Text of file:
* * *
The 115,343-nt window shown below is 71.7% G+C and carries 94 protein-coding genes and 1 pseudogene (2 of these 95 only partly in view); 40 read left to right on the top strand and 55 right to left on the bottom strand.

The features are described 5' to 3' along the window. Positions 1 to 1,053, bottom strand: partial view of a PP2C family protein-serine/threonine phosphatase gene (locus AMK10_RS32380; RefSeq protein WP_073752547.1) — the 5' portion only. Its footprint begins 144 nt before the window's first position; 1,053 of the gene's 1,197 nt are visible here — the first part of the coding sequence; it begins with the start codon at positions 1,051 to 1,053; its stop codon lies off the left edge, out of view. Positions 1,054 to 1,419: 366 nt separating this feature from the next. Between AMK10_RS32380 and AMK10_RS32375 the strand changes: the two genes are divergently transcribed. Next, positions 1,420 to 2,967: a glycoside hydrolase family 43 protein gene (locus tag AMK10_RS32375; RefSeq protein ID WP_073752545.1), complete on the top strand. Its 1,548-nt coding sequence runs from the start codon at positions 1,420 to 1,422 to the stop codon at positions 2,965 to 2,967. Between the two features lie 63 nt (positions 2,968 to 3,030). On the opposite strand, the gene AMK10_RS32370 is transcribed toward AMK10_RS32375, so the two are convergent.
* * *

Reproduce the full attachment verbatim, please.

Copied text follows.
The 115,343-nt window shown below is 71.7% G+C and carries 94 protein-coding genes and 1 pseudogene (2 of these 95 only partly in view); 40 read left to right on the top strand and 55 right to left on the bottom strand.

The features are described 5' to 3' along the window. Positions 1 to 1,053, bottom strand: partial view of a PP2C family protein-serine/threonine phosphatase gene (locus AMK10_RS32380; RefSeq protein WP_073752547.1) — the 5' portion only. Its footprint begins 144 nt before the window's first position; 1,053 of the gene's 1,197 nt are visible here — the first part of the coding sequence; it begins with the start codon at positions 1,051 to 1,053; its stop codon lies off the left edge, out of view. Positions 1,054 to 1,419: 366 nt separating this feature from the next. Between AMK10_RS32380 and AMK10_RS32375 the strand changes: the two genes are divergently transcribed. Next, positions 1,420 to 2,967: a glycoside hydrolase family 43 protein gene (locus tag AMK10_RS32375; RefSeq protein ID WP_073752545.1), complete on the top strand. Its 1,548-nt coding sequence runs from the start codon at positions 1,420 to 1,422 to the stop codon at positions 2,965 to 2,967. Between the two features lie 63 nt (positions 2,968 to 3,030). On the opposite strand, the gene AMK10_RS32370 is transcribed toward AMK10_RS32375, so the two are convergent.